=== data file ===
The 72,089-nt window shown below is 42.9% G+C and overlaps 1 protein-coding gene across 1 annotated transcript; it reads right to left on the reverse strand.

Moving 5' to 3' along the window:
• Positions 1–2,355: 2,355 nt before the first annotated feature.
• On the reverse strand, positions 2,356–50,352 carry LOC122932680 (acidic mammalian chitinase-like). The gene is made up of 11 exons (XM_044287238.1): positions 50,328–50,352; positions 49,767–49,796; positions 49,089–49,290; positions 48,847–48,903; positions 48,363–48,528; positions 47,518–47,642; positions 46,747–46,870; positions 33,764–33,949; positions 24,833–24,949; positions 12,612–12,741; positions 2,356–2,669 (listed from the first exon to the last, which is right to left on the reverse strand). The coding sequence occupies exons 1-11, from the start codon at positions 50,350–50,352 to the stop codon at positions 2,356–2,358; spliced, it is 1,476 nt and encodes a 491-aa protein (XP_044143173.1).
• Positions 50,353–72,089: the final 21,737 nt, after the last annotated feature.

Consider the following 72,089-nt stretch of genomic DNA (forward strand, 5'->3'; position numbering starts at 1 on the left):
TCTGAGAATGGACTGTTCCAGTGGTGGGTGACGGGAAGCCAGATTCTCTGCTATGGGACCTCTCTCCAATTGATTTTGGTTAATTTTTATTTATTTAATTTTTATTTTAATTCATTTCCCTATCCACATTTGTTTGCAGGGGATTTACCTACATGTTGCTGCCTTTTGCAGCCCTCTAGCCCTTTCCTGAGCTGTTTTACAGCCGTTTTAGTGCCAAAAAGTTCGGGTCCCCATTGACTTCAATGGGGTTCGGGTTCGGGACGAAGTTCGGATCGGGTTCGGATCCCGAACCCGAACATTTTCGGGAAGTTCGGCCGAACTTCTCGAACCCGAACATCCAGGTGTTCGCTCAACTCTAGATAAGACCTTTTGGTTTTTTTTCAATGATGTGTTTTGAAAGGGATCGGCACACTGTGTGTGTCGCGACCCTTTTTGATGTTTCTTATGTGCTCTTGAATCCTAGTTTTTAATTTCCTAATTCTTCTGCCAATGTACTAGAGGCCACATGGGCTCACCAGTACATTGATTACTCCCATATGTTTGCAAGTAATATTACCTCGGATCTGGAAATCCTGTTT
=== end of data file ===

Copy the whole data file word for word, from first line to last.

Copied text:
The 72,089-nt window shown below is 42.9% G+C and overlaps 1 protein-coding gene across 1 annotated transcript; it reads right to left on the reverse strand.

Moving 5' to 3' along the window:
• Positions 1–2,355: 2,355 nt before the first annotated feature.
• On the reverse strand, positions 2,356–50,352 carry LOC122932680 (acidic mammalian chitinase-like). The gene is made up of 11 exons (XM_044287238.1): positions 50,328–50,352; positions 49,767–49,796; positions 49,089–49,290; positions 48,847–48,903; positions 48,363–48,528; positions 47,518–47,642; positions 46,747–46,870; positions 33,764–33,949; positions 24,833–24,949; positions 12,612–12,741; positions 2,356–2,669 (listed from the first exon to the last, which is right to left on the reverse strand). The coding sequence occupies exons 1-11, from the start codon at positions 50,350–50,352 to the stop codon at positions 2,356–2,358; spliced, it is 1,476 nt and encodes a 491-aa protein (XP_044143173.1).
• Positions 50,353–72,089: the final 21,737 nt, after the last annotated feature.

Consider the following 72,089-nt stretch of genomic DNA (forward strand, 5'->3'; position numbering starts at 1 on the left):
TCTGAGAATGGACTGTTCCAGTGGTGGGTGACGGGAAGCCAGATTCTCTGCTATGGGACCTCTCTCCAATTGATTTTGGTTAATTTTTATTTATTTAATTTTTATTTTAATTCATTTCCCTATCCACATTTGTTTGCAGGGGATTTACCTACATGTTGCTGCCTTTTGCAGCCCTCTAGCCCTTTCCTGAGCTGTTTTACAGCCGTTTTAGTGCCAAAAAGTTCGGGTCCCCATTGACTTCAATGGGGTTCGGGTTCGGGACGAAGTTCGGATCGGGTTCGGATCCCGAACCCGAACATTTTCGGGAAGTTCGGCCGAACTTCTCGAACCCGAACATCCAGGTGTTCGCTCAACTCTAGATAAGACCTTTTGGTTTTTTTTCAATGATGTGTTTTGAAAGGGATCGGCACACTGTGTGTGTCGCGACCCTTTTTGATGTTTCTTATGTGCTCTTGAATCCTAGTTTTTAATTTCCTAATTCTTCTGCCAATGTACTAGAGGCCACATGGGCTCACCAGTACATTGATTACTCCCATATGTTTGCAAGTAATATTACCTCGGATCTGGAAATCCTGTTT